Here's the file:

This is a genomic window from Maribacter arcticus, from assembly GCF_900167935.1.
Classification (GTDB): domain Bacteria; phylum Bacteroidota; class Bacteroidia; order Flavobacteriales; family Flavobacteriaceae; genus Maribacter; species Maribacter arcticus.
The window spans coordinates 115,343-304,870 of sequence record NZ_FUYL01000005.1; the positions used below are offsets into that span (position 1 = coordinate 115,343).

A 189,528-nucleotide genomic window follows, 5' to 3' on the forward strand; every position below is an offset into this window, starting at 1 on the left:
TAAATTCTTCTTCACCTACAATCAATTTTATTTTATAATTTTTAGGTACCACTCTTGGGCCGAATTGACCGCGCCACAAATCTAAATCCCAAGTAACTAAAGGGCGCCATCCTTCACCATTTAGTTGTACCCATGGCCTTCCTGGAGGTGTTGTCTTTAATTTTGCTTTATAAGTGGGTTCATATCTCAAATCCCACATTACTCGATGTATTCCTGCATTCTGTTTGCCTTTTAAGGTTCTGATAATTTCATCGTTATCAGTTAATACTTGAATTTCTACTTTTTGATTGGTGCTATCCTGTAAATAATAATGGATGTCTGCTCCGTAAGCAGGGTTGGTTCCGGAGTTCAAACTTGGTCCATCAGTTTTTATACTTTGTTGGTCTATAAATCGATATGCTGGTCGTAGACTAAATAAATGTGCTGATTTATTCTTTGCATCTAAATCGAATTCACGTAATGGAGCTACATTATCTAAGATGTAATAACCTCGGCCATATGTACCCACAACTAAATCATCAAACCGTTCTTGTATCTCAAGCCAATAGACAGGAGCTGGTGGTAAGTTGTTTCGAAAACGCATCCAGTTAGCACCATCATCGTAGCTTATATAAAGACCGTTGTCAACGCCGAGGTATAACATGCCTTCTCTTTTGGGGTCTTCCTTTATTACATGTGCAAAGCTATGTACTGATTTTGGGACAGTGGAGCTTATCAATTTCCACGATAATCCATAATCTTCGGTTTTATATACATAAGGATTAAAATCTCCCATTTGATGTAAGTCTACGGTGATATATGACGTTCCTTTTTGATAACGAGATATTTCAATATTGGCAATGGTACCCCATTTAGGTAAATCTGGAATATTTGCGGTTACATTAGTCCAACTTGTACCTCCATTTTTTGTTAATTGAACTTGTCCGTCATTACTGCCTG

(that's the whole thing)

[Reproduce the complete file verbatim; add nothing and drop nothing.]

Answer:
This is a genomic window from Maribacter arcticus, from assembly GCF_900167935.1.
Classification (GTDB): domain Bacteria; phylum Bacteroidota; class Bacteroidia; order Flavobacteriales; family Flavobacteriaceae; genus Maribacter; species Maribacter arcticus.
The window spans coordinates 115,343-304,870 of sequence record NZ_FUYL01000005.1; the positions used below are offsets into that span (position 1 = coordinate 115,343).

A 189,528-nucleotide genomic window follows, 5' to 3' on the forward strand; every position below is an offset into this window, starting at 1 on the left:
TAAATTCTTCTTCACCTACAATCAATTTTATTTTATAATTTTTAGGTACCACTCTTGGGCCGAATTGACCGCGCCACAAATCTAAATCCCAAGTAACTAAAGGGCGCCATCCTTCACCATTTAGTTGTACCCATGGCCTTCCTGGAGGTGTTGTCTTTAATTTTGCTTTATAAGTGGGTTCATATCTCAAATCCCACATTACTCGATGTATTCCTGCATTCTGTTTGCCTTTTAAGGTTCTGATAATTTCATCGTTATCAGTTAATACTTGAATTTCTACTTTTTGATTGGTGCTATCCTGTAAATAATAATGGATGTCTGCTCCGTAAGCAGGGTTGGTTCCGGAGTTCAAACTTGGTCCATCAGTTTTTATACTTTGTTGGTCTATAAATCGATATGCTGGTCGTAGACTAAATAAATGTGCTGATTTATTCTTTGCATCTAAATCGAATTCACGTAATGGAGCTACATTATCTAAGATGTAATAACCTCGGCCATATGTACCCACAACTAAATCATCAAACCGTTCTTGTATCTCAAGCCAATAGACAGGAGCTGGTGGTAAGTTGTTTCGAAAACGCATCCAGTTAGCACCATCATCGTAGCTTATATAAAGACCGTTGTCAACGCCGAGGTATAACATGCCTTCTCTTTTGGGGTCTTCCTTTATTACATGTGCAAAGCTATGTACTGATTTTGGGACAGTGGAGCTTATCAATTTCCACGATAATCCATAATCTTCGGTTTTATATACATAAGGATTAAAATCTCCCATTTGATGTAAGTCTACGGTGATATATGACGTTCCTTTTTGATAACGAGATATTTCAATATTGGCAATGGTACCCCATTTAGGTAAATCTGGAATATTTGCGGTTACATTAGTCCAACTTGTACCTCCATTTTTTGTTAATTGAACTTGTCCGTCATTACTGCCTG